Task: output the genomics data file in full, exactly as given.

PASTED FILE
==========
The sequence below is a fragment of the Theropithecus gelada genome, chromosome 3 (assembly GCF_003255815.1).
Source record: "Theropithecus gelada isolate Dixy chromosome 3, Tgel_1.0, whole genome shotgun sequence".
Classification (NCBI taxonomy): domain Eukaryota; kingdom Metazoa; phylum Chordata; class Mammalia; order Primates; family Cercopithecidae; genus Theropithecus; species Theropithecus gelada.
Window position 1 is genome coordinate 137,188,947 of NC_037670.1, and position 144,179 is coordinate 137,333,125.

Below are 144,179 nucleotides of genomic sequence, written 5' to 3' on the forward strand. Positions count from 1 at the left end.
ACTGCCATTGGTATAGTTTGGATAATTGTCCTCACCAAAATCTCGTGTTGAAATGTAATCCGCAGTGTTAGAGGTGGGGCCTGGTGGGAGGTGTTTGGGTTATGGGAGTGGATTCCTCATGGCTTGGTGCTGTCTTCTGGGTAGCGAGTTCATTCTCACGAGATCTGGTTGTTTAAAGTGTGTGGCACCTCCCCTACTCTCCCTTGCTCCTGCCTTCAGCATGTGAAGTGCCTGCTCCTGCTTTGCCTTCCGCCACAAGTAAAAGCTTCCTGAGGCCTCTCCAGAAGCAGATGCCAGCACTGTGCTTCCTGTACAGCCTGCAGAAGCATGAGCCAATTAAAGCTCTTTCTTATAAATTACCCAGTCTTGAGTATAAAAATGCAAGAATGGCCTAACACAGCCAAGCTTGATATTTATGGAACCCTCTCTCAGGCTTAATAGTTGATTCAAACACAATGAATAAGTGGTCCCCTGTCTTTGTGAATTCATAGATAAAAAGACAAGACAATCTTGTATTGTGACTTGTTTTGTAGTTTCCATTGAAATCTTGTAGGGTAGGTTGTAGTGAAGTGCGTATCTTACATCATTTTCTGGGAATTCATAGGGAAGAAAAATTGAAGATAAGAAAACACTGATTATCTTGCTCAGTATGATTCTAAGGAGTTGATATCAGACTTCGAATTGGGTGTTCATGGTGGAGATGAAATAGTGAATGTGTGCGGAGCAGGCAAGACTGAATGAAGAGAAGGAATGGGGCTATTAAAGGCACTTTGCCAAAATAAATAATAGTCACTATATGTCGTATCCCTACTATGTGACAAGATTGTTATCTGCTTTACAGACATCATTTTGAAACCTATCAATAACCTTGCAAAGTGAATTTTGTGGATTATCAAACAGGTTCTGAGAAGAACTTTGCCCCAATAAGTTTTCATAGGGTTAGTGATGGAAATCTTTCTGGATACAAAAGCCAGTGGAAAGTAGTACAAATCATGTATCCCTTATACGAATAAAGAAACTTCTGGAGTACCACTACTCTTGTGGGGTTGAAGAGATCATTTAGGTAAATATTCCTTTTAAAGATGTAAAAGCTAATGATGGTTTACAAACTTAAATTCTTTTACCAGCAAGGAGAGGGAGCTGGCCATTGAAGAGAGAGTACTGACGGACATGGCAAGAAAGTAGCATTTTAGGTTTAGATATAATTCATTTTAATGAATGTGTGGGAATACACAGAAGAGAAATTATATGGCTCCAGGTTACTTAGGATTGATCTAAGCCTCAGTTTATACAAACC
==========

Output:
The sequence below is a fragment of the Theropithecus gelada genome, chromosome 3 (assembly GCF_003255815.1).
Source record: "Theropithecus gelada isolate Dixy chromosome 3, Tgel_1.0, whole genome shotgun sequence".
Classification (NCBI taxonomy): domain Eukaryota; kingdom Metazoa; phylum Chordata; class Mammalia; order Primates; family Cercopithecidae; genus Theropithecus; species Theropithecus gelada.
Window position 1 is genome coordinate 137,188,947 of NC_037670.1, and position 144,179 is coordinate 137,333,125.

Below are 144,179 nucleotides of genomic sequence, written 5' to 3' on the forward strand. Positions count from 1 at the left end.
ACTGCCATTGGTATAGTTTGGATAATTGTCCTCACCAAAATCTCGTGTTGAAATGTAATCCGCAGTGTTAGAGGTGGGGCCTGGTGGGAGGTGTTTGGGTTATGGGAGTGGATTCCTCATGGCTTGGTGCTGTCTTCTGGGTAGCGAGTTCATTCTCACGAGATCTGGTTGTTTAAAGTGTGTGGCACCTCCCCTACTCTCCCTTGCTCCTGCCTTCAGCATGTGAAGTGCCTGCTCCTGCTTTGCCTTCCGCCACAAGTAAAAGCTTCCTGAGGCCTCTCCAGAAGCAGATGCCAGCACTGTGCTTCCTGTACAGCCTGCAGAAGCATGAGCCAATTAAAGCTCTTTCTTATAAATTACCCAGTCTTGAGTATAAAAATGCAAGAATGGCCTAACACAGCCAAGCTTGATATTTATGGAACCCTCTCTCAGGCTTAATAGTTGATTCAAACACAATGAATAAGTGGTCCCCTGTCTTTGTGAATTCATAGATAAAAAGACAAGACAATCTTGTATTGTGACTTGTTTTGTAGTTTCCATTGAAATCTTGTAGGGTAGGTTGTAGTGAAGTGCGTATCTTACATCATTTTCTGGGAATTCATAGGGAAGAAAAATTGAAGATAAGAAAACACTGATTATCTTGCTCAGTATGATTCTAAGGAGTTGATATCAGACTTCGAATTGGGTGTTCATGGTGGAGATGAAATAGTGAATGTGTGCGGAGCAGGCAAGACTGAATGAAGAGAAGGAATGGGGCTATTAAAGGCACTTTGCCAAAATAAATAATAGTCACTATATGTCGTATCCCTACTATGTGACAAGATTGTTATCTGCTTTACAGACATCATTTTGAAACCTATCAATAACCTTGCAAAGTGAATTTTGTGGATTATCAAACAGGTTCTGAGAAGAACTTTGCCCCAATAAGTTTTCATAGGGTTAGTGATGGAAATCTTTCTGGATACAAAAGCCAGTGGAAAGTAGTACAAATCATGTATCCCTTATACGAATAAAGAAACTTCTGGAGTACCACTACTCTTGTGGGGTTGAAGAGATCATTTAGGTAAATATTCCTTTTAAAGATGTAAAAGCTAATGATGGTTTACAAACTTAAATTCTTTTACCAGCAAGGAGAGGGAGCTGGCCATTGAAGAGAGAGTACTGACGGACATGGCAAGAAAGTAGCATTTTAGGTTTAGATATAATTCATTTTAATGAATGTGTGGGAATACACAGAAGAGAAATTATATGGCTCCAGGTTACTTAGGATTGATCTAAGCCTCAGTTTATACAAACC